Where is the console.log output?


I am not able to find where I can view the output for console.log.

I have viewed the documentation, for example at https://docs.nativescript.org/angular/tooling/debugging and https://docs.nativescript.org/angular/tooling/chrome-devtools, and I don’t see express instruction on how to actually open the debugger in Chrome (or safari or terminal). The docs note commands such as $ ‘tns debug ios’, but they don’t describe where the output will be (unless I am missing it). I am currently focused on ios, as I have not yet got the android setup working.

For debugging, I have run commands such as $ tns debug ios and $ tns debug ios --chrome, but to no success yet. My terminal does not output any fatal errors, but no console.log messages appear in the terminal.

The terminal does display a message: “To start debugging, open the following url in Chrome…”. When I go to that url on my mac in chrome, it shows what looks to be a debugging window, and says “Finished loading inspector modules”, but again there is no console.log output.

I see references to this problem elsewhere, especially regarding ios, like: https://github.com/NativeScript/nativescript-cli/issues/3141 and CLI console.log not printing, but I don’t see any resolution. It is referenced occasionally as an ios-caused issue, but is it resolved?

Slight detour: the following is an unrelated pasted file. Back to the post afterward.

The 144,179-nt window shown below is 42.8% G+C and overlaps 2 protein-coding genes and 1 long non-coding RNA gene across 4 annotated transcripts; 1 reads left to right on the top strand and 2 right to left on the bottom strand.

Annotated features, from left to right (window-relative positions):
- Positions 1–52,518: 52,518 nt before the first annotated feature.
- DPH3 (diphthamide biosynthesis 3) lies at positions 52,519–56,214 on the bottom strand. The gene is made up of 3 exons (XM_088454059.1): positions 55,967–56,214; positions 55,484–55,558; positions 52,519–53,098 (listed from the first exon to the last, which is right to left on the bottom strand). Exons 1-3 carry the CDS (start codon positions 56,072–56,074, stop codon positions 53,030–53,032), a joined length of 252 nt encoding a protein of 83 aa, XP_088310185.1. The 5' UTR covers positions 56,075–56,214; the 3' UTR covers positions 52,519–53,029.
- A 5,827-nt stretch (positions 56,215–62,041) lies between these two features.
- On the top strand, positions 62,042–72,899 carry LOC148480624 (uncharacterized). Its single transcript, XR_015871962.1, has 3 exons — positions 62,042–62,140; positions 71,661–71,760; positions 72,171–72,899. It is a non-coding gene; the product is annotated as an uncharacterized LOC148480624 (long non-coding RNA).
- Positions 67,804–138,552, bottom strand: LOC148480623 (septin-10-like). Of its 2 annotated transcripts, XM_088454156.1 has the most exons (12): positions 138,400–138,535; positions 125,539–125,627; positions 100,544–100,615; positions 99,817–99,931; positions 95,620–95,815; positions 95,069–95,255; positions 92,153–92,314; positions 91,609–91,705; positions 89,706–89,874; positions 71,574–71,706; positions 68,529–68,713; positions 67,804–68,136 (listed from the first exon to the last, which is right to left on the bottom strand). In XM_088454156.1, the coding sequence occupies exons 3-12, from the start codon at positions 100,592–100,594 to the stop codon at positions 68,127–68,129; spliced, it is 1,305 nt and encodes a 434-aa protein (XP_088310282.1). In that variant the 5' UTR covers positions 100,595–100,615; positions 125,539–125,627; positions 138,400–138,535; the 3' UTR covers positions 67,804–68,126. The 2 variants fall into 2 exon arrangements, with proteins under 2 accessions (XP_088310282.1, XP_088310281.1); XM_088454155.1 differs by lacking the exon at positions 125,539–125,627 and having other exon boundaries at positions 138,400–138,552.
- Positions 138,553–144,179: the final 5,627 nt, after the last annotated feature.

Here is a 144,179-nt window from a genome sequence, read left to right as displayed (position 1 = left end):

For console.log, btw, I am using very simple code, such as:


 <Button text="Click this awesome button" (tap)="showConsole()"></Button>`



Is there a place for me to view console.log output for ios?


Update: ‘$ tns run ios’ now seems to display console output in the terminal. Is there a way for me to view the console output in Chrome?

Related question–I assume the answer is no, but is there a way for me to view not just console output but the app itself in the chrome or safari browser?


I’m not sure what’s your setup like, but for me, when I use Chrome for debugging and I print something to the console, it appears in VSCode’s console output as well as in Chrome’s console. So I get the output at two places at the same time.

OS X 10.11.6
Xcode 8.2.1
CLI 3.4.1

As far as viewing the app in the browser, NativeScript is not a hybrid app like Cordova. Apps written in NativeScript are native applications. It doesn’t have a webview, and as such you cannot display the app in the browser.


Thank you. That makes sense about not being able to see the app in the browser.

I have been able to view the console output in Chrome debugger. The way I do it is, from the app folder in the terminal:

  1. $ tns debug ios
  2. in the resulting terminal output, there is a line that says “to start debugging, open the following URL in Chrome:…”, and I copy the url
  3. the debugger works at that url.

I assume this is the standard way to do it. I believe the reason this didnt work previously is that there were some syntax errors in my code earlier when I would run $ tns debug ios. The errors were noted in the terminal (in the same color text as all other terminal results–easy to miss unless you are looking for them), and that seemed to be enough to stop the debugger from running properly.

Correcting those syntax errors, I now can view the debugger with console.log output.